the pastor's story file
a resource file for pastors/ teachers/speakers
THEME: GIFTS, UNIQUENESS Number 12 — October / 1985
ACCORDING TO HIS PURPOSE
They may not sparkle, shine or glitter; They may not even be well-dressed; They may be shy and be disabled, But for His purpose they are blessed.
God uses many types of workers -
The gifted and the slow of mind.
Each form of life is for His purpose -
The halt, the lame, the deaf, the blind.
Our world has many types of people Who are involved in many things; And who are we to classify The attribute each person brings?
The simple faith of a retarded child Can stir in some a brand new start. A pair of crutches - like a magic wand Can melt the hardness of a heart.
A blind man's cane, as it gently taps, Can be a magnet to extend A helping hand, a voice of cheer, A chance to love and be a friend.
Don't ever think there is no reason For handicaps upon the Earth. God's special workers are often those Who are disabled right from birth.
Still, aren't we all imperfect beings? We suffer ailments, trials and woes. And every person has some disorder -The only difference - on some it shows.
Though flesh be weak - and spirit strong -Amid each burden that some may bear, According to the Lord's great purpose, All types of people His glory share.
A wheelchair or a set of braces
Are often instruments of peace.
In everything God works for good
His wondrous kingdom to increase.
By Edna Massimilla, submitted by Ruth Shuman, Director Missionary Vision for Special Ministries, Chicago, Illinois.
CALLED TO BE EAGLES A certain man went through a forest seeking any bird of interest he might find. He caught a young eagle, brought it home and put it among the fowls and ducks and turkeys, and gave it chickens' food to eat even though it was an eagle, the king of birds.
The Pastor's Story File / October, 1985 "Gifts, Uniqueness" Page 2 /12.2
Five years later, a naturalist came to see him and, after passing through his garden, said: "That bird is an eagle not a chicken." "Yes," said the owner, "but I have trained it to be a chicken. It is no longer an eagle, it is a chicken, even though it measures 15 feet from tip to tip of its wings."
"No," said the naturalist, "it is an eagle still; it has the heart of an eagle, and I will make it soar high up to the heavens."
"No," said the owner, "it is a chicken and it will never fly."
They agreed to test it. The naturalist picked up the eagle, held it up and said with great intensity: "Eagle, thou art an eagle; thou dost belong to the sky and not to this earth; stretch forth thy wings and fly."
The eagle turned this way and that, and then looking down, saw the chickens eating their food, and down he jumped.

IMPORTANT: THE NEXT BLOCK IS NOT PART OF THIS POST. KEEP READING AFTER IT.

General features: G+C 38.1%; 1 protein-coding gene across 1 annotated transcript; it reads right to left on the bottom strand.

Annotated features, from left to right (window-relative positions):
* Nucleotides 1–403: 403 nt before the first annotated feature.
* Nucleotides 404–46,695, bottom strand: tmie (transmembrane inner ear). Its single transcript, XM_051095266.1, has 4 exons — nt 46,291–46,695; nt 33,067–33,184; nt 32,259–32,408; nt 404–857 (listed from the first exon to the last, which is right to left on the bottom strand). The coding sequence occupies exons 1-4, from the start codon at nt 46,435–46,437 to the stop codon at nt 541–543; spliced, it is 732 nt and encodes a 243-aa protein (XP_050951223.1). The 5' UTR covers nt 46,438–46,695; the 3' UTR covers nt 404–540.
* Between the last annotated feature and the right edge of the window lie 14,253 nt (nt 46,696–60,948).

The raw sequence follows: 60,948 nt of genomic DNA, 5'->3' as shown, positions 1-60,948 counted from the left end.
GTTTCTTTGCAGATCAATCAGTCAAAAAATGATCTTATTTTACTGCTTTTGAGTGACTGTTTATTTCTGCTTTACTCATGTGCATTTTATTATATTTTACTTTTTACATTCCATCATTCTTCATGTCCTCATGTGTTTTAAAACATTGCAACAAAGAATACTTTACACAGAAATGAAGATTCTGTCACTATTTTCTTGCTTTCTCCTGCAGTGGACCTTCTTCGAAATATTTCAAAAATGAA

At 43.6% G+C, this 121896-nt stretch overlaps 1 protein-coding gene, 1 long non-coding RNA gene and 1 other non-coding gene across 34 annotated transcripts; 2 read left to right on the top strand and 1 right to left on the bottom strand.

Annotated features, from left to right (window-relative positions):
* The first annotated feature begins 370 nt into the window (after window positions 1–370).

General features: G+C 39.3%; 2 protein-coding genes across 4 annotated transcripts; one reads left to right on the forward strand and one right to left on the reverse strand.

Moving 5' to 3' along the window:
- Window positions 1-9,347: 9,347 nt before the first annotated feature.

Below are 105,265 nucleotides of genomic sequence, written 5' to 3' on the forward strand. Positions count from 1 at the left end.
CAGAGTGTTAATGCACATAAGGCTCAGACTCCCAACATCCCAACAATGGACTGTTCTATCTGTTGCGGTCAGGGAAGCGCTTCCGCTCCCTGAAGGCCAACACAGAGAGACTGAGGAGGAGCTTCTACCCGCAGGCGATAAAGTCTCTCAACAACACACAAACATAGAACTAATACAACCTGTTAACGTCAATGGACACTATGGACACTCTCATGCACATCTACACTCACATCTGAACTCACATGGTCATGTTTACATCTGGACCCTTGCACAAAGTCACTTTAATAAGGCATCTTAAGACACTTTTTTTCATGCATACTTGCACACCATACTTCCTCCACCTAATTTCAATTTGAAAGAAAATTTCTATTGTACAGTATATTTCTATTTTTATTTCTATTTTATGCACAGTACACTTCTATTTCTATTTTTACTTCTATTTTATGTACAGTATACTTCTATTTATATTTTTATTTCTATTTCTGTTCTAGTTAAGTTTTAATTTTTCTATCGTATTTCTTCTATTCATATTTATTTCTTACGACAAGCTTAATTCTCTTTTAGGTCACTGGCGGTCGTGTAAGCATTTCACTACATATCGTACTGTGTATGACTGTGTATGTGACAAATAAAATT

The owner said: "I told you it was a chicken."
"No," said the naturalist, "it is an eagle. Give it another chance tomorrow."
So the next day he took it to the top of the house and said: "Eagle, thou art an eagle; stretch forth thy wings and fly." But again the eagle, seeing the chickens feeding, jumped down and fed with them.
Then the owner said: "I told you it was a chicken." "No," asserted the naturalist,"it is an eagle, and it has the heart of an eagle; only give it one more chance, and I will make it fly tomorrow."
The next morning he rose early and took the eagle outside the city and away from the houses, to the foot of a high mountain. The sun was just rising, gilding the top to the mountain with gold, and every crag was glistening in the joy of the beautiful morning.
He picked up the eagle and said to it: "Eagle, thou art an eagle; thou dost belong to the sky and not to the earth; stretch forth thy wings and fly."
The eagle looked around and trembled as if new life were coming to it. Yet it did not fly. The naturalist then made it look straight at the sun. Suddenly it stretched out its wings and, with the screech of an eagle, it mounted higher and higher and never returned. It was an eagle, though it has been kept and tamed as a chicken.
We have been created in the image of God, but men have made us think that we are chickens, and so we think we are; but we are eagles, stretch forth your wings and fly! Don't be content with the food of chickens!
From "The Parable of the Eagle," as told by James Aggrey of West Africa in Journal of Religious Speaking, submitted by Rev. Richard J. Risser, Rector, Episcopal Church of the Ascension, Norfolk, Virginia.
The Pastor's Story File (Copyright 1985) (ISSN 0885-3545) (USPS 738-650) is published monthly for $24.95 per year by Saratoga Press, 14200 Victor Place, Saratoga, California 95070. Second-Class Postage paid at Saratoga, California. Postmaster: Send address changes to THE PASTOR'S STORY FILE, c/o Saratoga Press, 14200 Victor Place, Saratoga, California 95070. To foreign countries — subscription rate is $30.95 in US$ or currency of equivalent value. Back issues are $2.25 each (starting with No. 1 in November, 1984). Phone: (408) 867-4211
The Pastor's Story File / October, 1985 "Gifts, Uniqueness" Page 3 /12.3